Personal Appearance Services

Whether accidental or not, personal appearance services that involve skin penetration can spread blood-borne diseases such as HIV, hepatitis B and hepatitis C and are therefore considered 'higher risk' activities. These diseases are spread by blood-to-blood contact due to contaminated instruments from an infected person being used on another person without adequate precautions.

The correct construction, maintenance and operation of a higher risk personal appearance service ensures the risk of infection is minimised by the client and the operator. Licensing is an important part of providing safe higher risk personal appearance services.

Council is responsible for licensing higher risk personal appearance services in accordance with the Public Health (Infection Control for Personal Appearance Services) Act 2003, the Infection Control Guidelines and Queensland Development Code Part 5.2 - Higher Risk Personal Appearances Services.

The main purpose of the Public Health (Infection Control for Personal Appearance Services) Act 2003 is to minimise the risk of infection that may result from the provision of personal appearance services. The Act requires a person who personally provides a higher risk personal appearance service to hold an infection control qualification.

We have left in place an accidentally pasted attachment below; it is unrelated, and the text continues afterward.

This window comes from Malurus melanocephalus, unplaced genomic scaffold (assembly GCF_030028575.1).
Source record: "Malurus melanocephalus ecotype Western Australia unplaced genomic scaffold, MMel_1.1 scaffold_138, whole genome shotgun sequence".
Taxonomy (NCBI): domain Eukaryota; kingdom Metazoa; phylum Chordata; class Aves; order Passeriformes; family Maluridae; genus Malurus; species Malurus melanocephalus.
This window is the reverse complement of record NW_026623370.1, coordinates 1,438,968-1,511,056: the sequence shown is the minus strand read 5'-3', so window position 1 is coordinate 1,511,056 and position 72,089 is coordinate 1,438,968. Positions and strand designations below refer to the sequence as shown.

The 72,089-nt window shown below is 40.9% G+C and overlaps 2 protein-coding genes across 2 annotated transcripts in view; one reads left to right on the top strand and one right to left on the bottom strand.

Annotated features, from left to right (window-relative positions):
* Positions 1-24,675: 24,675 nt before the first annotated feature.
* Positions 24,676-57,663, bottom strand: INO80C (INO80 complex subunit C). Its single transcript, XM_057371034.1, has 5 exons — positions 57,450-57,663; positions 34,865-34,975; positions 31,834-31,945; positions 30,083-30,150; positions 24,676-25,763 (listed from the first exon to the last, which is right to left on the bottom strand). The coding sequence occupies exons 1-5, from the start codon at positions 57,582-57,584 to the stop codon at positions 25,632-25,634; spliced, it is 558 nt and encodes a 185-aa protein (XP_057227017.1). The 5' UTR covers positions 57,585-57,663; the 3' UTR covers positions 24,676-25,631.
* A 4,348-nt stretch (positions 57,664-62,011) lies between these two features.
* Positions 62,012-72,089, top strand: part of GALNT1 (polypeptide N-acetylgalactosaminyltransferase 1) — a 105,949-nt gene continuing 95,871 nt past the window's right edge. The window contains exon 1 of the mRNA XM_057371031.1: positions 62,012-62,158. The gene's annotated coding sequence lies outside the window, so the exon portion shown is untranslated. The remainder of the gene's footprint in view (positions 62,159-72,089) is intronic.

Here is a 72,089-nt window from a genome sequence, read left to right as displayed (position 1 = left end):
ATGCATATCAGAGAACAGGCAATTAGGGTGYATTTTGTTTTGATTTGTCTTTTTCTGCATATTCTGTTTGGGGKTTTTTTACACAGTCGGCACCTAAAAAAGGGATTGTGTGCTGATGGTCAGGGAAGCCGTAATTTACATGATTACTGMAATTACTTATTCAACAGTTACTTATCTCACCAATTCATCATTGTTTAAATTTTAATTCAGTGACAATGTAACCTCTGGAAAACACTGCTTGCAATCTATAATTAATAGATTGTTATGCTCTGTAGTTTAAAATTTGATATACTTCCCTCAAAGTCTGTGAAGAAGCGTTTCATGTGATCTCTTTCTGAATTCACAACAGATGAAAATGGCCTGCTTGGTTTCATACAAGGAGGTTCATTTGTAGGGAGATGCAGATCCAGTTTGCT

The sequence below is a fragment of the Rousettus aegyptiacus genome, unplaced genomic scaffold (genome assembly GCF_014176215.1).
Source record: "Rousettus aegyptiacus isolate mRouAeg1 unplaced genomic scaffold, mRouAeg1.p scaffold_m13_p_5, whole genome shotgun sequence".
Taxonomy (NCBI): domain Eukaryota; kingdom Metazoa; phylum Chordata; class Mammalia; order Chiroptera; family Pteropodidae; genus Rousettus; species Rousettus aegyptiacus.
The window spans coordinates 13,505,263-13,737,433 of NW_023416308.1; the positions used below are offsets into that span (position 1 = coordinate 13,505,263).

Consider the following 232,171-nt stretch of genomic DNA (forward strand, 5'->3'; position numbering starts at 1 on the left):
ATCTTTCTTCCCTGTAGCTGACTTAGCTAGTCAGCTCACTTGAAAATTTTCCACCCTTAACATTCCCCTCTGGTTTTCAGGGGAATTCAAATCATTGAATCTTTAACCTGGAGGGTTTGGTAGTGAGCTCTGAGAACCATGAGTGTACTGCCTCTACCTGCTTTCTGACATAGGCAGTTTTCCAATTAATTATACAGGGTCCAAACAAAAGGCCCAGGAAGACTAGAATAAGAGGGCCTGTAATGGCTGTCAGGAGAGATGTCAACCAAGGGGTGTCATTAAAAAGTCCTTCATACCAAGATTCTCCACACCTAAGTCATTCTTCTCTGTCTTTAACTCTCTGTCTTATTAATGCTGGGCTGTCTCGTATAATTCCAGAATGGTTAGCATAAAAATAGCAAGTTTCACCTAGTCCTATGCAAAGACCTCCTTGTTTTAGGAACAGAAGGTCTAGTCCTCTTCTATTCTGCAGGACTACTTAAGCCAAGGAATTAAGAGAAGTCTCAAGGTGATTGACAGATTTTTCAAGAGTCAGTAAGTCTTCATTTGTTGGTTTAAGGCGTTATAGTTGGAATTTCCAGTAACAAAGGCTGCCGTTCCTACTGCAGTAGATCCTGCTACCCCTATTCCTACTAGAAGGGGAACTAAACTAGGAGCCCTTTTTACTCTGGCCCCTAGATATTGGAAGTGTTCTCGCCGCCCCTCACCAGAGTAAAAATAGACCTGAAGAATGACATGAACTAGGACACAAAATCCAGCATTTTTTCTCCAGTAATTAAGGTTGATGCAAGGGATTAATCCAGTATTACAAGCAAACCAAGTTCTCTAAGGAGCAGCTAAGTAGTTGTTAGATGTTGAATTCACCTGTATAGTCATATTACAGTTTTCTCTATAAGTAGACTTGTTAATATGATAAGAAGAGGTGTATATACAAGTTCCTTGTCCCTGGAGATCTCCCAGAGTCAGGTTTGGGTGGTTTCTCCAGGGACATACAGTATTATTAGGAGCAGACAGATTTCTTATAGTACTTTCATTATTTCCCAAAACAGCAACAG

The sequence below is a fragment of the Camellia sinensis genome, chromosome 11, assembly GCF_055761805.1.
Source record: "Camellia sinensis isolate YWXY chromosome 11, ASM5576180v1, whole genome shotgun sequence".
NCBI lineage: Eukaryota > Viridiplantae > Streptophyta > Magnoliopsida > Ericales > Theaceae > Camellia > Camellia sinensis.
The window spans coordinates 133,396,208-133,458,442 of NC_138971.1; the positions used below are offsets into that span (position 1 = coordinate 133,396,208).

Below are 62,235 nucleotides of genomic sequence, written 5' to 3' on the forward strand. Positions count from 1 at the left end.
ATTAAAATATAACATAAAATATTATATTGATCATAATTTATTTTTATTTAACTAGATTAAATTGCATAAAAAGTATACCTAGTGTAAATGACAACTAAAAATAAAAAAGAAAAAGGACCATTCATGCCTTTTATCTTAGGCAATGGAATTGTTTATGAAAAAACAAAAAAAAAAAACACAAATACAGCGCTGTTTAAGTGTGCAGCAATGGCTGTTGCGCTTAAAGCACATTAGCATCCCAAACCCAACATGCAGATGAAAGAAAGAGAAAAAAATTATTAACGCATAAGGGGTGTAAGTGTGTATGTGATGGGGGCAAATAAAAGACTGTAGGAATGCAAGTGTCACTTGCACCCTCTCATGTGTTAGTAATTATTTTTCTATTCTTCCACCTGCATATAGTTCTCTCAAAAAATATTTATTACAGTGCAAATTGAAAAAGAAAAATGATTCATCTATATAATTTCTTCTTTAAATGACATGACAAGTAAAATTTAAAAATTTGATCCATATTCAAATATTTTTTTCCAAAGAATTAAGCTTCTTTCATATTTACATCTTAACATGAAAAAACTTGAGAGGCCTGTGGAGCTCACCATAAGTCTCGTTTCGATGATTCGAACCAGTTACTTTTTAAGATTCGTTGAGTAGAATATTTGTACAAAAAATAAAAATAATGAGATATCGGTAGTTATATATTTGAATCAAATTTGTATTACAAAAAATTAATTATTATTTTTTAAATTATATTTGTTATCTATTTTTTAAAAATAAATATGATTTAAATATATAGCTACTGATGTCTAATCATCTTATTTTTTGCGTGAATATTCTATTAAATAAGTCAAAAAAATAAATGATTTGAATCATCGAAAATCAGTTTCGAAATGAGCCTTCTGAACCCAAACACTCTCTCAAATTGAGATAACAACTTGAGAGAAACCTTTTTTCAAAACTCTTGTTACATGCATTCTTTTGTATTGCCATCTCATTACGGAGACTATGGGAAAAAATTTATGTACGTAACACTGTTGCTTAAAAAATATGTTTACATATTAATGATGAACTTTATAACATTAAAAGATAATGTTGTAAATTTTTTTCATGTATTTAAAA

The Infection Control Guidelines are provided for personal appearance services to help minimise the risk of infections. The guidelines provide information on how to protect operators and clients and are based on current infection control practice.

The Queensland Development Code Part 5.2 - Higher Risk Personal Appearances Services purpose is to minimise the risk of infection in a place of business where higher risk personal appearance services are provided.

The Act requires Council to monitor the standard of operations in personal appearance services premises. This monitoring is achieved by providing for the licensing of higher risk personal appearance services.